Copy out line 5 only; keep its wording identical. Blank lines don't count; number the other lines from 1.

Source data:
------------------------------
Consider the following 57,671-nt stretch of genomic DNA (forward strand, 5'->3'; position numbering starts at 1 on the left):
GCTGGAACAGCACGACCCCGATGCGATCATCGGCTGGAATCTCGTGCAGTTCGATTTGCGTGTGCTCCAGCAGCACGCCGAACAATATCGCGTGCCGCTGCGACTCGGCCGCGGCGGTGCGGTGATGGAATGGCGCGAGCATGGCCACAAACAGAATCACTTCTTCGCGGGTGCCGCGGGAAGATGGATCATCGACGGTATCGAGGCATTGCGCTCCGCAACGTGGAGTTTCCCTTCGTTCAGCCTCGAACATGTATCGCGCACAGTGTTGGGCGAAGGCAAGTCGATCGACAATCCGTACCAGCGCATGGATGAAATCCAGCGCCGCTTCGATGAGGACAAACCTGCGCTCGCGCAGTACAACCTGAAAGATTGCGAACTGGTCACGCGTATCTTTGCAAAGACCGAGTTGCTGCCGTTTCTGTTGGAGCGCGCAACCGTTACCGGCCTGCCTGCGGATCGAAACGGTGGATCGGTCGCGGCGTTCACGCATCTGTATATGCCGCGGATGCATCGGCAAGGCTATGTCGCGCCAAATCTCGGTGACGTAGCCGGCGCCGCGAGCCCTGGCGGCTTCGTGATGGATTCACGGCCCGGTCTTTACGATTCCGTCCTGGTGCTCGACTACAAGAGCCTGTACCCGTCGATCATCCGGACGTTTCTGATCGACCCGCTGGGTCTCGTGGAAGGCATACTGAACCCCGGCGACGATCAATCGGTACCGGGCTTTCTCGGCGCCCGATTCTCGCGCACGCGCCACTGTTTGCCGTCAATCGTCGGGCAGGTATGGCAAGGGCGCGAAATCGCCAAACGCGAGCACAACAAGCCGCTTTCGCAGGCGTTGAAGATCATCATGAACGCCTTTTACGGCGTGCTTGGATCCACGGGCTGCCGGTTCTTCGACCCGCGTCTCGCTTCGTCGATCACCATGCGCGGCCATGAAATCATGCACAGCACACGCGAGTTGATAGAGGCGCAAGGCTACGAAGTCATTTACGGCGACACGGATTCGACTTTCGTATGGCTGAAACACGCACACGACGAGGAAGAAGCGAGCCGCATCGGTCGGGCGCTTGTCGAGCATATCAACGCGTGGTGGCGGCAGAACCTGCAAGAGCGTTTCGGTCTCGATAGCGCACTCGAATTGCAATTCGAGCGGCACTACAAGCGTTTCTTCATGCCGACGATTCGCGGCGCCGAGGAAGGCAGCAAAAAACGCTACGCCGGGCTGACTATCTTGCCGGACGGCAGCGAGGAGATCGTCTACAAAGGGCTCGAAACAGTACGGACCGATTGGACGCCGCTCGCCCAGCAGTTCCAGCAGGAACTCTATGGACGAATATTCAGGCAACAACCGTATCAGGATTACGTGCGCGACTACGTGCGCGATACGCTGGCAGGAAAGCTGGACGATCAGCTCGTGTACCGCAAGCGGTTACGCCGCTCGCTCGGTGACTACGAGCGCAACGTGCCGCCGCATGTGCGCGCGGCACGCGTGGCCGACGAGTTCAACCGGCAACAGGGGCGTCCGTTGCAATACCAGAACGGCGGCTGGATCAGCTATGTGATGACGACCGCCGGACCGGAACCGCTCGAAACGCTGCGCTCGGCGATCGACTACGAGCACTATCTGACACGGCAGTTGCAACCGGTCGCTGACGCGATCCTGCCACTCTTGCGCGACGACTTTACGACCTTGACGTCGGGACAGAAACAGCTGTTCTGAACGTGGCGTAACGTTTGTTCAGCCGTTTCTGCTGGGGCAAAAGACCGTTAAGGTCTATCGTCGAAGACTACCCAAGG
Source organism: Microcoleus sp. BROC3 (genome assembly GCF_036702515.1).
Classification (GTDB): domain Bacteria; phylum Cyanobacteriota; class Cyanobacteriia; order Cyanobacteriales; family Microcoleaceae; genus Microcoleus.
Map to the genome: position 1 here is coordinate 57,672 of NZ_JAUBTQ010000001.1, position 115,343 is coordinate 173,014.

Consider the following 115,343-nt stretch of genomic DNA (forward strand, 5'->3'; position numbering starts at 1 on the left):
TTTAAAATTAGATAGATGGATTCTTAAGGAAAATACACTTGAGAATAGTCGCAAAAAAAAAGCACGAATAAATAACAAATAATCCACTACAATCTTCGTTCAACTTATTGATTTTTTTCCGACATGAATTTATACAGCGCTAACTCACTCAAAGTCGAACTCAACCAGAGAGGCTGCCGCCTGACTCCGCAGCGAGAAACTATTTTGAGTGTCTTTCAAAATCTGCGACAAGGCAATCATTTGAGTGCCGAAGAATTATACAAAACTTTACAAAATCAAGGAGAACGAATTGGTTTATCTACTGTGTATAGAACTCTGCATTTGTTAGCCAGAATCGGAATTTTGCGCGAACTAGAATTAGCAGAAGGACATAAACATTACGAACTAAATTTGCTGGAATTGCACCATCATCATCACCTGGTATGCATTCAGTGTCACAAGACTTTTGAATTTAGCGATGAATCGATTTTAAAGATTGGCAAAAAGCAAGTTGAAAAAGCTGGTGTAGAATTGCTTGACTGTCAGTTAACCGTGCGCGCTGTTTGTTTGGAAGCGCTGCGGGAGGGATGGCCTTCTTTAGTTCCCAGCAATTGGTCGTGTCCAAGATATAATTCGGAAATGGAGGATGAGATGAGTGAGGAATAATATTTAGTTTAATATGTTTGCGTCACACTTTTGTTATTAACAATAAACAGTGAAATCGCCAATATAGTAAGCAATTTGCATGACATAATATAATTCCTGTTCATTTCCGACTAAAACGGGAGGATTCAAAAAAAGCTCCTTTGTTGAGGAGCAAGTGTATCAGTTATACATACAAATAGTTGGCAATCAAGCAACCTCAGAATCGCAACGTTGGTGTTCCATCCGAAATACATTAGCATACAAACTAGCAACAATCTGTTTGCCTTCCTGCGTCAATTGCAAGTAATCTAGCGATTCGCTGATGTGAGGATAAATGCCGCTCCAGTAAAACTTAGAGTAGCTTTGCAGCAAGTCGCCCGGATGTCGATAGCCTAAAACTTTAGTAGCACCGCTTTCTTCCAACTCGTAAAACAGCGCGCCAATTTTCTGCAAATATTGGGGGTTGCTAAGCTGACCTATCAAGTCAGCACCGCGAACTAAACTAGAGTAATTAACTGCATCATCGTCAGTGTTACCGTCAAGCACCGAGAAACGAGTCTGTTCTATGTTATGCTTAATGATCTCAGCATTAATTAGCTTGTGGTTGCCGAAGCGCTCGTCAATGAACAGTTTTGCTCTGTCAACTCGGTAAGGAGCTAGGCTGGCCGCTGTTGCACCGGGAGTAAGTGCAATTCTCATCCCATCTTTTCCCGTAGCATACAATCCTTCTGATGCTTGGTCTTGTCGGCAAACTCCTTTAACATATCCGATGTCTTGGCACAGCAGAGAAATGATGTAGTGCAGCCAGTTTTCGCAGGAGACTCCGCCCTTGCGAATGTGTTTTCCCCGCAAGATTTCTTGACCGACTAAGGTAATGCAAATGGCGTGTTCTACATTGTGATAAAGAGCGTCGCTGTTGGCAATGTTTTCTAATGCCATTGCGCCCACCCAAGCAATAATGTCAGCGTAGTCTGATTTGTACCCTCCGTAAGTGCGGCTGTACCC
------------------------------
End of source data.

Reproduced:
Map to the genome: position 1 here is coordinate 57,672 of NZ_JAUBTQ010000001.1, position 115,343 is coordinate 173,014.